Tuesday, November 2, 2010

Election Day 2010

It is time for the midterm elections once again.  I woke up bright and early this morning to drop Aaron off at his election inspector site at 5:30am.  Like many other New Yorkers, I could not help but smile at the "Rent is 2 Damn High" party listed on my ballot.

As a blogging prompt, Thomas MacEntree of the GeneaBloggerssaid "Today, November 2, 2010 is Election Day here in the United States with many local and national contests. Think about how voting and the right to vote has factored into your family history.  Or have any of your ancestors run for office whether it be local dog catcher or perhaps even President of the United States."

[caption id="attachment_604" align="alignnone" width="300" caption="Robert Casell Entering Alden Town Hall as Supervisor"]Robert Casell Entering Town Hall as Supervisor[/caption]

My grandfather, Robert Casell, was supervisor of the town of Alden for multiple terms in the 1970's. I was once listed in his campaign brochure as his first grandchild due in November.  I am told he ran fair campaigns, refusing to stoop down to the mud-slinging level that is so prevalent in politics today.  It was also impressive that he was elected as a Democrat in a very Republican leaning town.  As supervisor he built a senior center and a town hall (see above picture), among other things.  One of the reasons I was a political science major in college was hearing the stories and seeing the pictures of my grandfather and my other very politically active family members.  I was thrilled when my first time voting was for the 2000 Presidential election.  If you have not yet gone to vote, remember to take your kids with you and, also,  to talk about politics with them in an age appropriate manner.  Doing so will help raise a civically conscious and engaged generation.

Monday, November 1, 2010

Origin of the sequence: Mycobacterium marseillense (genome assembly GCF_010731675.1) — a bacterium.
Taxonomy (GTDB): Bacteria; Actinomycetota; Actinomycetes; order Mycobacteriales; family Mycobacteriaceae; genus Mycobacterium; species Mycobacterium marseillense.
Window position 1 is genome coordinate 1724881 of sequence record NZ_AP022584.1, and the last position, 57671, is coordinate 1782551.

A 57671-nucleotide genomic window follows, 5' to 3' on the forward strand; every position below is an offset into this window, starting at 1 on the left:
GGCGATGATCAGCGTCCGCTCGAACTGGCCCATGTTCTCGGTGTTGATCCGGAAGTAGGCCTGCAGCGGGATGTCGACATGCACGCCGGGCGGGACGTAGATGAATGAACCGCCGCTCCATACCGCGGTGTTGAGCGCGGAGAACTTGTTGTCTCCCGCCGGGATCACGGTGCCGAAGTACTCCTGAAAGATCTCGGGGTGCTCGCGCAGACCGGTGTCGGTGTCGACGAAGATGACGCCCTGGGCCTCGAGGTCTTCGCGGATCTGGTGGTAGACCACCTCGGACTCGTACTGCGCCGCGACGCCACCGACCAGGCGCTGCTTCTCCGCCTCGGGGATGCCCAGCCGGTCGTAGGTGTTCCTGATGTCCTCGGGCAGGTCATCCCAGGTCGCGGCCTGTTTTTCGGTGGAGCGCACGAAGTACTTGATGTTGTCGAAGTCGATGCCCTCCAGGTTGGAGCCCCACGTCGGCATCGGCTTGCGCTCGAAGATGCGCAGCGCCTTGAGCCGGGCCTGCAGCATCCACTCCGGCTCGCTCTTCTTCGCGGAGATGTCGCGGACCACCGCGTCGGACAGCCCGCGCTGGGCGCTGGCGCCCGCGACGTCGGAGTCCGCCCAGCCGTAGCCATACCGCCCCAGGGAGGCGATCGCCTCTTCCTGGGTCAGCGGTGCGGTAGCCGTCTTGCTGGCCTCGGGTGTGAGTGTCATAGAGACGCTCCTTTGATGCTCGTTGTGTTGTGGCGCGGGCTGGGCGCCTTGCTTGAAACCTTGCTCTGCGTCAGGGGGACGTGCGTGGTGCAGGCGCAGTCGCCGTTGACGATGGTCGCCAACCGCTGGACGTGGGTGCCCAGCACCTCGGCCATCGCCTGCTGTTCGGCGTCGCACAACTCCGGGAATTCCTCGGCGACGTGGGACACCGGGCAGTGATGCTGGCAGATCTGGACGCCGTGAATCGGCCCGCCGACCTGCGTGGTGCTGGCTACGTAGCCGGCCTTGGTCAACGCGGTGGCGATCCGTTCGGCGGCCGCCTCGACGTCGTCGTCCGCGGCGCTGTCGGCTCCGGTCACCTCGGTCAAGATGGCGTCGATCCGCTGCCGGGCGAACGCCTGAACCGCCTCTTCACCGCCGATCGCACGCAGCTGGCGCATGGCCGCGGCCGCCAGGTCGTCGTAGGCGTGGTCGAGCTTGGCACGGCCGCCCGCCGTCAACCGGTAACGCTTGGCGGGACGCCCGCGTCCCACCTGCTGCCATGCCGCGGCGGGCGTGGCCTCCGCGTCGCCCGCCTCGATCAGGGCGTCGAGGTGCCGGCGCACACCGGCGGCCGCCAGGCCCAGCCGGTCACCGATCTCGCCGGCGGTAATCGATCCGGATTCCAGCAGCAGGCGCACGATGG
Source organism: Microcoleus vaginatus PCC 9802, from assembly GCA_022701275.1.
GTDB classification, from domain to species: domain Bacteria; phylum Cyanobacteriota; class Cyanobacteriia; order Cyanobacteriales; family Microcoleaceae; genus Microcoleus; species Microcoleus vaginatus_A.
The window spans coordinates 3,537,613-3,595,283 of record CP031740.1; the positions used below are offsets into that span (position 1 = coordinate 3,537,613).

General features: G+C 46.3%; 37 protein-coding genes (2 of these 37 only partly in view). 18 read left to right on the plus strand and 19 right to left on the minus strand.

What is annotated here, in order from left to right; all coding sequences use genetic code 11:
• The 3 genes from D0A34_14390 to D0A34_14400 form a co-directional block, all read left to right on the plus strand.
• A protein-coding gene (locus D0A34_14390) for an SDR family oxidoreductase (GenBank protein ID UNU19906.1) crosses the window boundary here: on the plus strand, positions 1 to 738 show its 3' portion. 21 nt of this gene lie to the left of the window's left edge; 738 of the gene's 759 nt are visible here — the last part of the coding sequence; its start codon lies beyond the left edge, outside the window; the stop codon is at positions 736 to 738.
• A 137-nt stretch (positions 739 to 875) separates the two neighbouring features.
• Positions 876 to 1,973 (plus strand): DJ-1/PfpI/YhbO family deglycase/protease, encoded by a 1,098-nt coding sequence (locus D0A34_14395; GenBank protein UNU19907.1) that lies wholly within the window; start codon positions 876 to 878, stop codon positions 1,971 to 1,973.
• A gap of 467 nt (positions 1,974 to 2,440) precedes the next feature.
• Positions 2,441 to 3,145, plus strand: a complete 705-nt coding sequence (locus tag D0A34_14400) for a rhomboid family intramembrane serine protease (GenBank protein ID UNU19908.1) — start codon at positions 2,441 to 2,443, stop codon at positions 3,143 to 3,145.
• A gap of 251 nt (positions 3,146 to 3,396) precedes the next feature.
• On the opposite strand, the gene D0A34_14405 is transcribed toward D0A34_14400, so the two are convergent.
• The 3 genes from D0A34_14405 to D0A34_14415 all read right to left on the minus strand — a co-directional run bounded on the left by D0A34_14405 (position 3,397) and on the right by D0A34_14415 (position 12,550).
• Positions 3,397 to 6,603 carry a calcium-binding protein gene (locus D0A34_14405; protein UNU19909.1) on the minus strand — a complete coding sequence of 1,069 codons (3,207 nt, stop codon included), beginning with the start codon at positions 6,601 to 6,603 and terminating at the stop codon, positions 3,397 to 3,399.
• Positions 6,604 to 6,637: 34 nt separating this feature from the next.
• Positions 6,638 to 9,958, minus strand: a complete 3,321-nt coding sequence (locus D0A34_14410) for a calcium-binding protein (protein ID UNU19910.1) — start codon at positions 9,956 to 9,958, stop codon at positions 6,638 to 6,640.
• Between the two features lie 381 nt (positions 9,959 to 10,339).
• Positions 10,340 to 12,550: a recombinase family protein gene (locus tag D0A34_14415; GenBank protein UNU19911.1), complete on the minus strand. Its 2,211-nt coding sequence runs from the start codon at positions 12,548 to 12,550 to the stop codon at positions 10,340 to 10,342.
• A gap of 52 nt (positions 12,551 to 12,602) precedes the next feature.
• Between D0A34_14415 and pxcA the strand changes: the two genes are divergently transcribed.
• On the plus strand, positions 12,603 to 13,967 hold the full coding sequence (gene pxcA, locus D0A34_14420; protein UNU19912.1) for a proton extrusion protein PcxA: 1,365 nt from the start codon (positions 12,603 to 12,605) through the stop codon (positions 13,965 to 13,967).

Amanuensis Monday - Election Day Edition



Alden

Robert A. Casell Victor In Race for Supervisor

Robert A. Casell, Democrat-Liberal, a locomotive engine man on the Penn Central Railroad for 17 years Tuesday, won the supervisor race in the Town of Alden after an unsuccessful attempt two years ago.  He captured 1,826 votes to 1,571 for Republican William L. Risher, a former mayor of the Village of Alden.

In the race for the four-year term as councilman, Republican Donald J. Donnelly, now completing his third term as superisor, and Democrat Gabriel P. Ciulla, won.  Donnelly who did not seek re-election as supervisor, had 1,798 votes, Ciulla, 1,809, Republican Everett J. Beyers, an incumbent, had 1,666, and Joseph Sank Jr., Democrat had 1,424.

Savage Is Victor

In the race for the two-year term as councilman, Republican Ronald L. Savage beat Democrat Robert Wojciechowski [next door neighbor to my grandfather, Robert Casell], 2,017 to 1,320.

Republican William S. Sivecz won the town justice post with 1,926 votes to 1,462 for Democrat Gerald J. Butler.

Democrat Louise E. Morris defeated the late incumbent Republican, Agnes R. Borden, for the post of reveiver of taxes.  Mrs. Borden died last Thursday but her name had to remain on the ballot.

On the proposition on whether the town supervisor post should be made a four-year term instead of two, the town voted against it with a vote of 1,575 against to 816 for.

With Alden's population growth, it has recently been upgraded to a first class town, requiring four councilmen instead of two.

Saturday, October 30, 2010

Sorting Saturday - My eReader Makes Everything Better

I received a Sony eReader as a present a couple months ago (thank you Tara!!!) and this week I finally put a bunch of items on it.  I downloaded all the back issues of National Genealogical Society Quarterly (available to members on the NGS site), bought a new genealogical guidebook and created a pdf of my family tree and to do list and put them all on my eReader.

This has saved a lot of trees, a lot of space in my apartment and a lot of money, since eBooks are less expensive than paper copies.  Additionally, since my eReader fits easily in my purse, whenever I have extra time, I can easily read these items, furthering my genealogical education.  There are also highlighting and bookmarking features so that I can easily mark items of interest.

I also think this will be quite useful when doing genealogical research.  I am a paper and pen researcher, and obviously cannot bring all of my information when I go to libraries or court houses.  In the past I have come across names I know are related to my family, but cannot recall how.  By having my family tree with me in this way, I will (hopefully) never have this problem again.

Weekly Sorting Goal: Continue with organizing my blue bin of genealogical chaos.  Put all legal size documents into my new legal size binders.

SNGF - Halloween Personality











This week's Saturday Night Genealogy Fun from Randy Seaver:
Your mission, should you decide to accept it, is to:

1)  Go take the Hallowe'en Personality quiz at http://www.blogthings.com/whatsyourhalloweenpersonalityquiz/